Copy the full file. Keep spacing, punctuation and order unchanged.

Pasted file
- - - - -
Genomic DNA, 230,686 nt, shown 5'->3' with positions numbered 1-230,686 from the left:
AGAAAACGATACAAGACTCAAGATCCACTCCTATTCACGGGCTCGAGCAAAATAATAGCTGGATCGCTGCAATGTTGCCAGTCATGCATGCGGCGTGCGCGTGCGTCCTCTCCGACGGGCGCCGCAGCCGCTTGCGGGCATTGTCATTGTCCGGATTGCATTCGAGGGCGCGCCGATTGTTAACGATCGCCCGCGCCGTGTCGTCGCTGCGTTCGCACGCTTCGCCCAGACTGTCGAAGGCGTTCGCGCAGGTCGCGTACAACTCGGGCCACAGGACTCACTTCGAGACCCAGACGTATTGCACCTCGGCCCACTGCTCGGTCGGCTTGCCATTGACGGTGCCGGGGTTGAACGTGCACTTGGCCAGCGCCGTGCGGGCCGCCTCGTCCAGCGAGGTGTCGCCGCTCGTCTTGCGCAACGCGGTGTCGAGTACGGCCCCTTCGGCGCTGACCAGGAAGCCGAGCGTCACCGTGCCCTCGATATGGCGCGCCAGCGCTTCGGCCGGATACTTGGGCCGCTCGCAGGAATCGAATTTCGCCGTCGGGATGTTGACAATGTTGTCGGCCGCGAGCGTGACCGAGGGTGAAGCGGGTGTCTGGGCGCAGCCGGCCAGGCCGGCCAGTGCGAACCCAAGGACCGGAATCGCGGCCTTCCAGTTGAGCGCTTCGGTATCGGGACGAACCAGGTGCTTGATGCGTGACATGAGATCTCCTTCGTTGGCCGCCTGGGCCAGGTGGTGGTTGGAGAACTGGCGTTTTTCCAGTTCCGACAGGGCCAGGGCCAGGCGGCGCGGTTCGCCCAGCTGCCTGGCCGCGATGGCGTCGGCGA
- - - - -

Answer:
Genomic DNA, 230,686 nt, shown 5'->3' with positions numbered 1-230,686 from the left:
AGAAAACGATACAAGACTCAAGATCCACTCCTATTCACGGGCTCGAGCAAAATAATAGCTGGATCGCTGCAATGTTGCCAGTCATGCATGCGGCGTGCGCGTGCGTCCTCTCCGACGGGCGCCGCAGCCGCTTGCGGGCATTGTCATTGTCCGGATTGCATTCGAGGGCGCGCCGATTGTTAACGATCGCCCGCGCCGTGTCGTCGCTGCGTTCGCACGCTTCGCCCAGACTGTCGAAGGCGTTCGCGCAGGTCGCGTACAACTCGGGCCACAGGACTCACTTCGAGACCCAGACGTATTGCACCTCGGCCCACTGCTCGGTCGGCTTGCCATTGACGGTGCCGGGGTTGAACGTGCACTTGGCCAGCGCCGTGCGGGCCGCCTCGTCCAGCGAGGTGTCGCCGCTCGTCTTGCGCAACGCGGTGTCGAGTACGGCCCCTTCGGCGCTGACCAGGAAGCCGAGCGTCACCGTGCCCTCGATATGGCGCGCCAGCGCTTCGGCCGGATACTTGGGCCGCTCGCAGGAATCGAATTTCGCCGTCGGGATGTTGACAATGTTGTCGGCCGCGAGCGTGACCGAGGGTGAAGCGGGTGTCTGGGCGCAGCCGGCCAGGCCGGCCAGTGCGAACCCAAGGACCGGAATCGCGGCCTTCCAGTTGAGCGCTTCGGTATCGGGACGAACCAGGTGCTTGATGCGTGACATGAGATCTCCTTCGTTGGCCGCCTGGGCCAGGTGGTGGTTGGAGAACTGGCGTTTTTCCAGTTCCGACAGGGCCAGGGCCAGGCGGCGCGGTTCGCCCAGCTGCCTGGCCGCGATGGCGTCGGCGA